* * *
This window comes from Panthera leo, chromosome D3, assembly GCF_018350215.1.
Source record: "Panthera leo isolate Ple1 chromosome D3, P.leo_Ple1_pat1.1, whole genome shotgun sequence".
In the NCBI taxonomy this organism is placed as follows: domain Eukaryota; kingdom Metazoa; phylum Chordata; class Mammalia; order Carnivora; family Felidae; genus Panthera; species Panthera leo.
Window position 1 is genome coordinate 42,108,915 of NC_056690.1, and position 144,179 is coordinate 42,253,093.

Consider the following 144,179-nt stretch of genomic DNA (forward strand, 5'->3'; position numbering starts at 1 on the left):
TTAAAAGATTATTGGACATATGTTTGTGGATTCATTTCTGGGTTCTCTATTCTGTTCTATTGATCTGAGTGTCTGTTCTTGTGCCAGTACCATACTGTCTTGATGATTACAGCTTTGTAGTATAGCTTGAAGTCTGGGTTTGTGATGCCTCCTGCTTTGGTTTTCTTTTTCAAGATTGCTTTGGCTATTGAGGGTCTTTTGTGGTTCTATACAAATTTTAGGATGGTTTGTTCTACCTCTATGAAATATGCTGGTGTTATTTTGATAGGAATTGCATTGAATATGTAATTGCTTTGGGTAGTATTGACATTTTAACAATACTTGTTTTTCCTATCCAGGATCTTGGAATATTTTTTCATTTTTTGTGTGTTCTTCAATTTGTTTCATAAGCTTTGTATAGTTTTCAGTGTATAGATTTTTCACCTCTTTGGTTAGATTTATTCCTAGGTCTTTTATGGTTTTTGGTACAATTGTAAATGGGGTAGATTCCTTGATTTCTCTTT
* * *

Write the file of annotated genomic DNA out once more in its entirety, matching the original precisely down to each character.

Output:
This window comes from Panthera leo, chromosome D3, assembly GCF_018350215.1.
Source record: "Panthera leo isolate Ple1 chromosome D3, P.leo_Ple1_pat1.1, whole genome shotgun sequence".
In the NCBI taxonomy this organism is placed as follows: domain Eukaryota; kingdom Metazoa; phylum Chordata; class Mammalia; order Carnivora; family Felidae; genus Panthera; species Panthera leo.
Window position 1 is genome coordinate 42,108,915 of NC_056690.1, and position 144,179 is coordinate 42,253,093.

Consider the following 144,179-nt stretch of genomic DNA (forward strand, 5'->3'; position numbering starts at 1 on the left):
TTAAAAGATTATTGGACATATGTTTGTGGATTCATTTCTGGGTTCTCTATTCTGTTCTATTGATCTGAGTGTCTGTTCTTGTGCCAGTACCATACTGTCTTGATGATTACAGCTTTGTAGTATAGCTTGAAGTCTGGGTTTGTGATGCCTCCTGCTTTGGTTTTCTTTTTCAAGATTGCTTTGGCTATTGAGGGTCTTTTGTGGTTCTATACAAATTTTAGGATGGTTTGTTCTACCTCTATGAAATATGCTGGTGTTATTTTGATAGGAATTGCATTGAATATGTAATTGCTTTGGGTAGTATTGACATTTTAACAATACTTGTTTTTCCTATCCAGGATCTTGGAATATTTTTTCATTTTTTGTGTGTTCTTCAATTTGTTTCATAAGCTTTGTATAGTTTTCAGTGTATAGATTTTTCACCTCTTTGGTTAGATTTATTCCTAGGTCTTTTATGGTTTTTGGTACAATTGTAAATGGGGTAGATTCCTTGATTTCTCTTT